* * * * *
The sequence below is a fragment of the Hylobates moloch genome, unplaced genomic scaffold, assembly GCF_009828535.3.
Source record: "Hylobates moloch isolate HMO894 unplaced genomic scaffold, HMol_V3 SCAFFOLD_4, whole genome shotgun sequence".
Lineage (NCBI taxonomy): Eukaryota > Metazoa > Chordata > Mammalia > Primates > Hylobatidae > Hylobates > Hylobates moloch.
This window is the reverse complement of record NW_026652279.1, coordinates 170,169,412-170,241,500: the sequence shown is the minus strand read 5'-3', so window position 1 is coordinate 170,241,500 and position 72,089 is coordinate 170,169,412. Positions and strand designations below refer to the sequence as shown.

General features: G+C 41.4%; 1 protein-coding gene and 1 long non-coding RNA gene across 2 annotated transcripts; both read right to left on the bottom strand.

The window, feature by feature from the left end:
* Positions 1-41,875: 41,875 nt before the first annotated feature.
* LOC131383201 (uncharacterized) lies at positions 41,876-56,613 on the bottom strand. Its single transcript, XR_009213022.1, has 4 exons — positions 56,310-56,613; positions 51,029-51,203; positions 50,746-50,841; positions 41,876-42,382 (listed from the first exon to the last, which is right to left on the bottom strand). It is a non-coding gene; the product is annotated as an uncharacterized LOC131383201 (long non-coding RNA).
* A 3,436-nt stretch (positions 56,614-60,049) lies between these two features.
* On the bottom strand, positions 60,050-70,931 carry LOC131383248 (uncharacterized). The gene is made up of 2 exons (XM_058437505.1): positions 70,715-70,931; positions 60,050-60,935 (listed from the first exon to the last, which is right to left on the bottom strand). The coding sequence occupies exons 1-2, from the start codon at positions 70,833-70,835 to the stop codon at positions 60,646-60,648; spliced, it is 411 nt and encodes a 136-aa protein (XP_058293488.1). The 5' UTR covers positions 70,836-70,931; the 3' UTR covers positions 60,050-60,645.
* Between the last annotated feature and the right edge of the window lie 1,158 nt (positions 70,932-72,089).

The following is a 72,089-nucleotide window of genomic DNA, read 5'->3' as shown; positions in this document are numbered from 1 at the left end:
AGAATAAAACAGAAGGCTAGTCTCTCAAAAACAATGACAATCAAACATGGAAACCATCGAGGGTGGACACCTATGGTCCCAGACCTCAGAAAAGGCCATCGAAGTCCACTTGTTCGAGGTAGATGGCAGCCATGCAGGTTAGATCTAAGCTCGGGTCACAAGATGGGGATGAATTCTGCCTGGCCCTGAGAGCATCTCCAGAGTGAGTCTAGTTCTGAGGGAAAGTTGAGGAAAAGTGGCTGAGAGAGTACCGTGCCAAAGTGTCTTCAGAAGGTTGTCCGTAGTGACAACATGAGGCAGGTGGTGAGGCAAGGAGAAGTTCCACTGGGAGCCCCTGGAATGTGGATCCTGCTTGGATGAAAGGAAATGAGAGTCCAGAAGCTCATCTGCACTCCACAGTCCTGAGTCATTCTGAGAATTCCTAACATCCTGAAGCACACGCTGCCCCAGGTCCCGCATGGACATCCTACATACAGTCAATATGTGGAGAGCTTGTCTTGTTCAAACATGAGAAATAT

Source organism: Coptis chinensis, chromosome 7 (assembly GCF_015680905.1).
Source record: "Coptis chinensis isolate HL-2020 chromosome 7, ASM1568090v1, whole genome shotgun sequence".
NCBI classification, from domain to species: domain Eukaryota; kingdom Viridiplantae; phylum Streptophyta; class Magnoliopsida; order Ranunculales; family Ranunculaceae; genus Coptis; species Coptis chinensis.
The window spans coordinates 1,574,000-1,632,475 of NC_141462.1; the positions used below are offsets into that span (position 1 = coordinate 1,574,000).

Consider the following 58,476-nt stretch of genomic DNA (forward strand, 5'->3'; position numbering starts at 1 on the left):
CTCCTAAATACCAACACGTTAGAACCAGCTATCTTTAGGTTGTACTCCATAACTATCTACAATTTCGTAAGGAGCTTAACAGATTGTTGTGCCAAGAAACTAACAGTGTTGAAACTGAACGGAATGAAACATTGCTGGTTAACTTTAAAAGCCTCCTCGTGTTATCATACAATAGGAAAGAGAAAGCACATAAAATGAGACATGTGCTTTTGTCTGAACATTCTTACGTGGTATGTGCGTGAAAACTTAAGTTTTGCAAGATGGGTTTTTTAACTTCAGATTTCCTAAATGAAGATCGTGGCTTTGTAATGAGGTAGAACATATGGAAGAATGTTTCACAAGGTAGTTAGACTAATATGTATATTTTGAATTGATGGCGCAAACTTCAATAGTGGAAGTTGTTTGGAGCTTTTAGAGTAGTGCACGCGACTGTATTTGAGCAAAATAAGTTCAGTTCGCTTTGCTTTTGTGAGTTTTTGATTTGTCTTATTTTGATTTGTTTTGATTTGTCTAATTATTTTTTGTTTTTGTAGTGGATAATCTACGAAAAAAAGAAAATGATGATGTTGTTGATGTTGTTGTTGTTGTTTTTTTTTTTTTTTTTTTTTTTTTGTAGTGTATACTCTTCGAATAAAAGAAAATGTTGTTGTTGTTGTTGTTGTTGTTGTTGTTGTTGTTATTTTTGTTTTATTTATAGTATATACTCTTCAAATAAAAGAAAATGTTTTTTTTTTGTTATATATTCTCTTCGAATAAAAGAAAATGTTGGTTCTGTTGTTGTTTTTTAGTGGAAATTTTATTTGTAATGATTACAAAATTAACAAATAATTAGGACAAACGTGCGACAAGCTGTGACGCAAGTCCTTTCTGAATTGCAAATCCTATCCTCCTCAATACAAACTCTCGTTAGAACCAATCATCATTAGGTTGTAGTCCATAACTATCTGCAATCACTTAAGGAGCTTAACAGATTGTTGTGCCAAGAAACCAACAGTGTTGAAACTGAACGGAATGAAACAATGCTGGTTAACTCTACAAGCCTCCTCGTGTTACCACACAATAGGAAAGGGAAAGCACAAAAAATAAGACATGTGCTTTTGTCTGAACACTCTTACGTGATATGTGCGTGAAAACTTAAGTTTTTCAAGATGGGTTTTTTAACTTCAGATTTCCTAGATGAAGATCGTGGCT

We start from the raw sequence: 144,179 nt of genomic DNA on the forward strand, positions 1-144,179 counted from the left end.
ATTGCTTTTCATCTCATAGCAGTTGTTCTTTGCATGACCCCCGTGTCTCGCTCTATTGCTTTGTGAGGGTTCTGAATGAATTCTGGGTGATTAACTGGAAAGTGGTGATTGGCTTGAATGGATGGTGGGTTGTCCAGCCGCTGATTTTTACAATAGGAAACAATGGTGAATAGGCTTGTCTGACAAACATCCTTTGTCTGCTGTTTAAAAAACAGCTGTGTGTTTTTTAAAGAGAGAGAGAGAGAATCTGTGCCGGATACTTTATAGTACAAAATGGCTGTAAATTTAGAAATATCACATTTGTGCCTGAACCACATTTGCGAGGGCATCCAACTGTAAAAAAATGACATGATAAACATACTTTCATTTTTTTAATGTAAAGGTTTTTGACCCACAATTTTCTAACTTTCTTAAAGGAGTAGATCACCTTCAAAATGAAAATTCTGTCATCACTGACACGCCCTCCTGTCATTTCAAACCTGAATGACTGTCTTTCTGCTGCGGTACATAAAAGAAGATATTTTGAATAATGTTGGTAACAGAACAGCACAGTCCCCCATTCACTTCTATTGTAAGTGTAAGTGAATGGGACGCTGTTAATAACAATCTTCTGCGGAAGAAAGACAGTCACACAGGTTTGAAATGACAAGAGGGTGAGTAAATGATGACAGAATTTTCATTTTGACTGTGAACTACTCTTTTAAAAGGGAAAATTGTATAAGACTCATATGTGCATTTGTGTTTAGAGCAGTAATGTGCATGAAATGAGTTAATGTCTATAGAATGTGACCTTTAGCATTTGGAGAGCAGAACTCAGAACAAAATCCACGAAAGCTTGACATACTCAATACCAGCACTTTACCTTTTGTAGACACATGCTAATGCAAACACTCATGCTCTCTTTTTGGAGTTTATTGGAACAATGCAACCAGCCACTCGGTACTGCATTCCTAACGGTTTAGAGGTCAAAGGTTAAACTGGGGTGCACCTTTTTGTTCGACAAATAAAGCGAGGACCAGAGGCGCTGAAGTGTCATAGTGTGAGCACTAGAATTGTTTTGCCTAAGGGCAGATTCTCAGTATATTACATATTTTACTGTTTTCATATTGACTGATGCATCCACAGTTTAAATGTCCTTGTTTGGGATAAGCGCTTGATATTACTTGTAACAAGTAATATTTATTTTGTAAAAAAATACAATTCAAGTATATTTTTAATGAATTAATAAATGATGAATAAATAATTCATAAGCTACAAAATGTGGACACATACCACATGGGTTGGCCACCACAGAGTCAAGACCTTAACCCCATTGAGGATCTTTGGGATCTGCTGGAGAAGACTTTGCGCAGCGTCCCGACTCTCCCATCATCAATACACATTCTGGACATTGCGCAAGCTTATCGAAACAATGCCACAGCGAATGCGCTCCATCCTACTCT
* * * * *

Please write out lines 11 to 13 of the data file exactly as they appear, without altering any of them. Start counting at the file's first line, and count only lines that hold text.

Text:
* Between the last annotated feature and the right edge of the window lie 1,158 nt (positions 70,932-72,089).

The following is a 72,089-nucleotide window of genomic DNA, read 5'->3' as shown; positions in this document are numbered from 1 at the left end:
AGAATAAAACAGAAGGCTAGTCTCTCAAAAACAATGACAATCAAACATGGAAACCATCGAGGGTGGACACCTATGGTCCCAGACCTCAGAAAAGGCCATCGAAGTCCACTTGTTCGAGGTAGATGGCAGCCATGCAGGTTAGATCTAAGCTCGGGTCACAAGATGGGGATGAATTCTGCCTGGCCCTGAGAGCATCTCCAGAGTGAGTCTAGTTCTGAGGGAAAGTTGAGGAAAAGTGGCTGAGAGAGTACCGTGCCAAAGTGTCTTCAGAAGGTTGTCCGTAGTGACAACATGAGGCAGGTGGTGAGGCAAGGAGAAGTTCCACTGGGAGCCCCTGGAATGTGGATCCTGCTTGGATGAAAGGAAATGAGAGTCCAGAAGCTCATCTGCACTCCACAGTCCTGAGTCATTCTGAGAATTCCTAACATCCTGAAGCACACGCTGCCCCAGGTCCCGCATGGACATCCTACATACAGTCAATATGTGGAGAGCTTGTCTTGTTCAAACATGAGAAATAT